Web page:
Attorney general says government pursuing judicial overhaul by dragging feet on Haredi draft

Jeremy Sharon is The Times of Israel’s legal affairs and settlements reporter

Israelis protest against plans by Prime Minister Benjamin Netanyahu's government to overhaul the judicial system in Tel Aviv, Israel, Sept. 23, 2023. (AP/Ariel Schalit)
File: Israelis protest against plans by Prime Minister Benjamin Netanyahu's government to overhaul the judicial system in Tel Aviv, Israel, Sept. 23, 2023. (AP/Ariel Schalit)

The Attorney General’s Office issues a sharply worded letter to the government, accusing it of seeking to undermine the standing of the attorney general in continuation of the judicial overhaul program, within the framework of its behavior over High Court petitions demanding ultra-Orthodox enlistment.

The government has sought private representation in the High Court instead of the attorney general since the latter opposes its position. The government is seeking to continue funding ultra-Orthodox yeshivas without enforcing military conscription on young Haredi men until it passes a new law allowing for ultra-Orthodox service exemptions.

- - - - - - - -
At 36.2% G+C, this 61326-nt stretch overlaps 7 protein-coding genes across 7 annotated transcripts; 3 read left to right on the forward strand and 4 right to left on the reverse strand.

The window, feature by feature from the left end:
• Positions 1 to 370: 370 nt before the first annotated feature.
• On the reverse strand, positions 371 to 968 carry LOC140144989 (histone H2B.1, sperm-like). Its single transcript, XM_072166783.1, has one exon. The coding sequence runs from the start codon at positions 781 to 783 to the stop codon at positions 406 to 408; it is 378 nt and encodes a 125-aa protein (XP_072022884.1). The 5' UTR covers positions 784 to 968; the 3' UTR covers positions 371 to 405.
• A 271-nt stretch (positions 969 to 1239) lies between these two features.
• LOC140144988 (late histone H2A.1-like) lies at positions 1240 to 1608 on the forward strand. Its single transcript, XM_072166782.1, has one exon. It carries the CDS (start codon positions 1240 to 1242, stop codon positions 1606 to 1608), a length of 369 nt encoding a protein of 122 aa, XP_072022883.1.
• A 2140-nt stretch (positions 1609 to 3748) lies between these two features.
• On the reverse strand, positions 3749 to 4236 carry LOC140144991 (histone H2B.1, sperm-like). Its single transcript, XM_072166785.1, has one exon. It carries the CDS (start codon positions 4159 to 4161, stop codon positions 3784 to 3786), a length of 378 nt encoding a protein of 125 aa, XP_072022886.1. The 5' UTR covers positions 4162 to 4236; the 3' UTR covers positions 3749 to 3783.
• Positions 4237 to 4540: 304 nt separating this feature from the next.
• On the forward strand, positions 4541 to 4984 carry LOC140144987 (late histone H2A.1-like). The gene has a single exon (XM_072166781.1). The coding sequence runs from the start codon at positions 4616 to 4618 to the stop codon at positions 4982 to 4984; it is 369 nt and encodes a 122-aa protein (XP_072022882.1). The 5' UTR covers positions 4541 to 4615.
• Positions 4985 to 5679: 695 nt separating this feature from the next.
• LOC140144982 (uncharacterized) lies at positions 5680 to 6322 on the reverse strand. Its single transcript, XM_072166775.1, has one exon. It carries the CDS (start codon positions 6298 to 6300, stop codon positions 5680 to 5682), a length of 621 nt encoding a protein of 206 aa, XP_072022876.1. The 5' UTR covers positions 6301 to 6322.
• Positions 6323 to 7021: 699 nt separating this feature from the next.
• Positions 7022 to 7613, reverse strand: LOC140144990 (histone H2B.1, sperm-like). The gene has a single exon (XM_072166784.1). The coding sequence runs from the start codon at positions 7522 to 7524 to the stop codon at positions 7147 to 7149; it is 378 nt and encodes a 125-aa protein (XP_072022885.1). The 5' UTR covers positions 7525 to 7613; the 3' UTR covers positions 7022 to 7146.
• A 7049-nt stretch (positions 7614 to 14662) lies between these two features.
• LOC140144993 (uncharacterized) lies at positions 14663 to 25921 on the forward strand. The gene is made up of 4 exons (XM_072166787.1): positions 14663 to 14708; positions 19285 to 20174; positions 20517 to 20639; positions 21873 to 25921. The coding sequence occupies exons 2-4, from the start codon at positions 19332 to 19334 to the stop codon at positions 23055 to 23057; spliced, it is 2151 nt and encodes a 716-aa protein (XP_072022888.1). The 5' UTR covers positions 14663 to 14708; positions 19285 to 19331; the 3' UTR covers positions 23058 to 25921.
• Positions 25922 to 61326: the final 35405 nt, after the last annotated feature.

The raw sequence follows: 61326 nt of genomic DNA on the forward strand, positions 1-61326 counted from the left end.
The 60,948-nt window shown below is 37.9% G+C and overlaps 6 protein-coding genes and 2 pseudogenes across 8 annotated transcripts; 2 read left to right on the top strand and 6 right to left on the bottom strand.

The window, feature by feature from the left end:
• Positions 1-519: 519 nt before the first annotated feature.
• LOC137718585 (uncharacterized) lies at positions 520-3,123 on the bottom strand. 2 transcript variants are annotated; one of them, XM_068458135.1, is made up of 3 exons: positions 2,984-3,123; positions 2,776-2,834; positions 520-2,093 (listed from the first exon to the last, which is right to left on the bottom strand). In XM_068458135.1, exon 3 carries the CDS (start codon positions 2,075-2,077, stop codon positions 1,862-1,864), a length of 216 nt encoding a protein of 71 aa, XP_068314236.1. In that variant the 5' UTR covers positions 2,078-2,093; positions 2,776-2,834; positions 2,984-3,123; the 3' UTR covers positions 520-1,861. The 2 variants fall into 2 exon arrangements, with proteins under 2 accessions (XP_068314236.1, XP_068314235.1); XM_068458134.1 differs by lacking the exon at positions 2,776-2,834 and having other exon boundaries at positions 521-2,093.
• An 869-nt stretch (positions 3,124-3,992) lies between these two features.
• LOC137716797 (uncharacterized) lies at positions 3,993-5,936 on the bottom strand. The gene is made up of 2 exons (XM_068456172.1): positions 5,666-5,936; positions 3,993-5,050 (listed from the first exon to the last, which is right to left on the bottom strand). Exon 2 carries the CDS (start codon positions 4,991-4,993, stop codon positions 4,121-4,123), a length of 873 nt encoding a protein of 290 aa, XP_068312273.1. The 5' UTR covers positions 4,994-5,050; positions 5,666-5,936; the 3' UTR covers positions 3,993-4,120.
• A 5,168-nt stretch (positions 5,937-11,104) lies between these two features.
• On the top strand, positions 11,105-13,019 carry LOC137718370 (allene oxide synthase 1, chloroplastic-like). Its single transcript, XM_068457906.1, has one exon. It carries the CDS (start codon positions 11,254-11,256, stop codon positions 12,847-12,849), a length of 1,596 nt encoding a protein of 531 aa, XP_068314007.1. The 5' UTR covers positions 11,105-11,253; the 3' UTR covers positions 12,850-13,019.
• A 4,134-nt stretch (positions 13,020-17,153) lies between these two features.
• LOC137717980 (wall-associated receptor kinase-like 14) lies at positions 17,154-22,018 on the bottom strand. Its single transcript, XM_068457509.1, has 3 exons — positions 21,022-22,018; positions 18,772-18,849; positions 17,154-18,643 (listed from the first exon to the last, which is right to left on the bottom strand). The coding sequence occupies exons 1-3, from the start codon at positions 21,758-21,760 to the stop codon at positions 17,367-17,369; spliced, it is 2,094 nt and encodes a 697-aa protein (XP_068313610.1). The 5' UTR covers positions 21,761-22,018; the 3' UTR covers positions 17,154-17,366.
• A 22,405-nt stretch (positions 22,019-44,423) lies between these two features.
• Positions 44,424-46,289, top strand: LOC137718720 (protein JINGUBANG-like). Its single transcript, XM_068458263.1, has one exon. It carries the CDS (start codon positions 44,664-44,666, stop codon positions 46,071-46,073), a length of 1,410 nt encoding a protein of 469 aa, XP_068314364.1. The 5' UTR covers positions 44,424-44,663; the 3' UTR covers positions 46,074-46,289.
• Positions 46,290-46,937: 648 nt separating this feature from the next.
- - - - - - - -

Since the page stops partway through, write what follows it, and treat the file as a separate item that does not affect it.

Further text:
The High Court barred the government at the end of March from continuing to fund Haredi yeshivas. The legal framework for deferring their military service expired on March 31.

In the letter sent by Deputy Attorney General Gil Limon to Cabinet Secretary Yossi Fuchs, Limon argues that the government’s request for private representation is designed “to give a rubber stamp” to the IDF and other state agencies to act in accordance with the state’s position on yeshiva funding and Haredi enlistment in the period before a new law is legislated.

“This course of action is a continuation of the attempt, which is part of what was called the ‘legal reform,’ to weaken the status of the attorney general, bypass it, and harm its ability to protect the public interest and the rule of law,” Limon tells Fuchs.

Most Popular